In 1919, Britain faced a housing crisis. Around 80% of people rented their homes from private landlords and faced poor living conditions. The industrial revolution had sucked workers from all over the country into the cities on an unprecedented scale and many of the homes they lived in were not fit for purpose.
As Friedrich Engels had written in The Condition of The Working Class in England – his 1845 study of post industrial Britain: “the social order makes family life almost impossible for the worker. In a comfortless, filthy house, hardly good enough for mere nightly shelter, ill-furnished, often neither rain-tight nor warm, a foul atmosphere filling rooms overcrowded with human beings, no domestic comfort is possible.”
Campaigners and some politicians had long raised their concerns and sometimes even taken matters into their own hands by building homes. The Boundary Estate in Shoreditch, for instance, was built by the local government. It opened in 1900 and is arguably our first council estate, but it was only at the end of the First World War that national action was taken when Prime Minister, David Lloyd George promised a “land fit for heroes”.
For the first time in British history, the Housing Act 1919 (also known as the Addison Act after the then-minister for health and housing Lord Christopher Addison), set aside the means for councils to build homes. It created the principle of large-scale, state-funded housebuilding, available to ordinary people at reasonable rents.
2019 marks 100 years of the Housing Act and 100 years of what was then called council housing, but is now generally referred to as social housing in the UK.
It was a huge turning point – a blueprint for housing ordinary working people and the moment at which the state acknowledged that it needed to step in to regulate the housing market, clear slums and provide safe, secure and affordable homes. What followed was decades of innovative architecture and a housebuilding drive that reached its peak in the 1960s.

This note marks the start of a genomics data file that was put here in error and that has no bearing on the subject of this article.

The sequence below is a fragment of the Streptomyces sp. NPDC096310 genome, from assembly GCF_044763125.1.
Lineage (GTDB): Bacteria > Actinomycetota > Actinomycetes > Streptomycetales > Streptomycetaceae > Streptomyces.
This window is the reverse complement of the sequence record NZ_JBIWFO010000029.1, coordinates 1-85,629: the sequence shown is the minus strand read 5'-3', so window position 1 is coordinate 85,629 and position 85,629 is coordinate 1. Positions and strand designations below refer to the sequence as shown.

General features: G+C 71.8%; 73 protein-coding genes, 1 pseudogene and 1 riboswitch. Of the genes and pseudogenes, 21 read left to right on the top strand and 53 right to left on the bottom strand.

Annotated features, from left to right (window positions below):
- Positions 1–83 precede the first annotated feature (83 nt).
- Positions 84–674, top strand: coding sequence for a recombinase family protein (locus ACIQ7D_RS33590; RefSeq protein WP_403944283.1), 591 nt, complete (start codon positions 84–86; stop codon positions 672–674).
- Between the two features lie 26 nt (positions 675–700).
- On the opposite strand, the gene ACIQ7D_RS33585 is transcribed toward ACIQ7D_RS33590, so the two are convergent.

It saw the creation of garden cities, spacious estates like Wythenshawe just outside of Manchester, the Beacontree Estate in Essex and now-listed brutalist buildings like Park Hill in Sheffield and Rowley Way in North London.
These socially subsidised homes changed people’s lives. One in particular – a small maisonette flat which still to this day sits on a grassy patch of South Norwood Hill – directly changed the course of my family’s life. My grandparents were given the keys while my Nan was still in hospital after giving birth to my uncle.
At the time she and my grandad were staying with her parents and several of their eight other children in a rented house in Croydon. As my Nan recalls today “it had an outside toilet” and they “all shared bedrooms.”
As social historian John Boughton writes in his book Municipal Dreams: The Rise and Fall of Council Housing, the homes built by the state during this period were seen as aspirational and intended for the “affluent working classes.”
However, towards the end of the 1900s that perception of council homes shifted. Social housing, once seen as a triumph of the state became much maligned and living in it slowly started to come with a huge stigma attached.
Wythenshawe is a prime example of this. In 2007, during his “hug a hoodie” years, David Cameron visited the estate to talk about anti-social behaviour and what he would later dub “Broken Britain”. The moment of Cameron was captured by press strolling smart-casually with his top button undone, while a 17-year-old boy made gun fingers in the background, marks the era perfectly.